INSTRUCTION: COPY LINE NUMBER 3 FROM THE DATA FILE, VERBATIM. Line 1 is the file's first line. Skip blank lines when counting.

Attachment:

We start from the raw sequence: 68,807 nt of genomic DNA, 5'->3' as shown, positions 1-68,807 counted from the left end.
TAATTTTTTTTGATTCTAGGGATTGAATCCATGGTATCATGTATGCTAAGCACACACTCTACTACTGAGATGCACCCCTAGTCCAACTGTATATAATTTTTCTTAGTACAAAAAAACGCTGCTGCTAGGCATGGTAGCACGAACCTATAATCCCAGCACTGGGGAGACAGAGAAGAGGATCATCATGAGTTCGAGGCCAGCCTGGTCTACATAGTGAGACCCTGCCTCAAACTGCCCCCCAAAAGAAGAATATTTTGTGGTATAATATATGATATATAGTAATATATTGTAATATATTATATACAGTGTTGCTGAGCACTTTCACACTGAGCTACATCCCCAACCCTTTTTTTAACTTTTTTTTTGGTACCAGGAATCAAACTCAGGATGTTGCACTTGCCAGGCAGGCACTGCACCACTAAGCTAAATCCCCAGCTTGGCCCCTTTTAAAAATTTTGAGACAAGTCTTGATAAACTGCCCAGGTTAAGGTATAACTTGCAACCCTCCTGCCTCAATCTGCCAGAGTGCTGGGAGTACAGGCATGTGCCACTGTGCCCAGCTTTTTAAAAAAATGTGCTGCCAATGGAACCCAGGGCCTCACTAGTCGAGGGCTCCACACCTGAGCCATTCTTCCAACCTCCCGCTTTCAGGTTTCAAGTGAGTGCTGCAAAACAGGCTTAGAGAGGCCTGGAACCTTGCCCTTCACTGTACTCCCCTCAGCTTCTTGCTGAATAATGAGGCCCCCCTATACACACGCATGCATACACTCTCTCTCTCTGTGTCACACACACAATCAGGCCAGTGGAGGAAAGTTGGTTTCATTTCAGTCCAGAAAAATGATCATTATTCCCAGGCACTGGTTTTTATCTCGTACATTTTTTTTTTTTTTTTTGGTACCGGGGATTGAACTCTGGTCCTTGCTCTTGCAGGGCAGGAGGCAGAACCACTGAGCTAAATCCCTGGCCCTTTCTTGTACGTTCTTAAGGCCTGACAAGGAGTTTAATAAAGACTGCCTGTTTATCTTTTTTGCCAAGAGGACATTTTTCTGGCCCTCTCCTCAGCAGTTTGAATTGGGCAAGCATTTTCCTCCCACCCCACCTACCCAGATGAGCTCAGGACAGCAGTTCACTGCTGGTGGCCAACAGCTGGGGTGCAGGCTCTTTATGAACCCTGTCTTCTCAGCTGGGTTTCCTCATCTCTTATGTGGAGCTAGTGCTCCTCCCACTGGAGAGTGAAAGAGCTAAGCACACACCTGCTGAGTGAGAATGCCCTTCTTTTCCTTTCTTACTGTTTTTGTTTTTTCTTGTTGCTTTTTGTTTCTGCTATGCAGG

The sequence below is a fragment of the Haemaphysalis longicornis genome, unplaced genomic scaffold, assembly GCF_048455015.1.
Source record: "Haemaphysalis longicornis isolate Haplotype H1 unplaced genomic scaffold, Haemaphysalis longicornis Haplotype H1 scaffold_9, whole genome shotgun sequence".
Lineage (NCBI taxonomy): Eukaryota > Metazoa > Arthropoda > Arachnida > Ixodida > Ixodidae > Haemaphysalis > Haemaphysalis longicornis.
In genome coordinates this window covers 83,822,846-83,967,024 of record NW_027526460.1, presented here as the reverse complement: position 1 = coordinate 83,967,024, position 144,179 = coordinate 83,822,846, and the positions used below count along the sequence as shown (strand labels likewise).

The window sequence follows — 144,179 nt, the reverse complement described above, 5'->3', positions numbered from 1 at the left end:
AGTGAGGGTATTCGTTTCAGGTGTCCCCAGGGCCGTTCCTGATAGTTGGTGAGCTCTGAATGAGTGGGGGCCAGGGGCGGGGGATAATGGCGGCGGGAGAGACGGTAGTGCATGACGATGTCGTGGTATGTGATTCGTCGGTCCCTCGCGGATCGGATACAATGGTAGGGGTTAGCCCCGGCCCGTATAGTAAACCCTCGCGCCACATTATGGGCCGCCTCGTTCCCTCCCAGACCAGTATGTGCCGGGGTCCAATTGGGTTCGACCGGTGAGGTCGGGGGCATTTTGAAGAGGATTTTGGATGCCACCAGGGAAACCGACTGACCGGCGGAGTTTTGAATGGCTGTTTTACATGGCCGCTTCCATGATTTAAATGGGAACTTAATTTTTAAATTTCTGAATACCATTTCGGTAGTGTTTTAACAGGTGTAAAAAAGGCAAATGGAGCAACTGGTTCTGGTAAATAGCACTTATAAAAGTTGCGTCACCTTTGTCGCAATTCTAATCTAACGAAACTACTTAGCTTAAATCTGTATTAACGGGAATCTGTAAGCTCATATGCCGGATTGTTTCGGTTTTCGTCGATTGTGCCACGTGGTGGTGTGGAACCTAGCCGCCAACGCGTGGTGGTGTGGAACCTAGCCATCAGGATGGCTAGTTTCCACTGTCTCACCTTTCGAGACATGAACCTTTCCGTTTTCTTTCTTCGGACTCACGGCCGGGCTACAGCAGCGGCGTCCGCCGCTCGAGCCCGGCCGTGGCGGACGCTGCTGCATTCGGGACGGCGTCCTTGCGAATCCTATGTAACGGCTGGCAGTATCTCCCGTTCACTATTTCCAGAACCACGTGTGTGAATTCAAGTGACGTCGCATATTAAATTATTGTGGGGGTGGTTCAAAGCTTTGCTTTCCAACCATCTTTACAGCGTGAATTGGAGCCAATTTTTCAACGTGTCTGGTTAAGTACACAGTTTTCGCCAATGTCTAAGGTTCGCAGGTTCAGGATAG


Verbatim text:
The sequence below is a fragment of the Haemaphysalis longicornis genome, unplaced genomic scaffold, assembly GCF_048455015.1.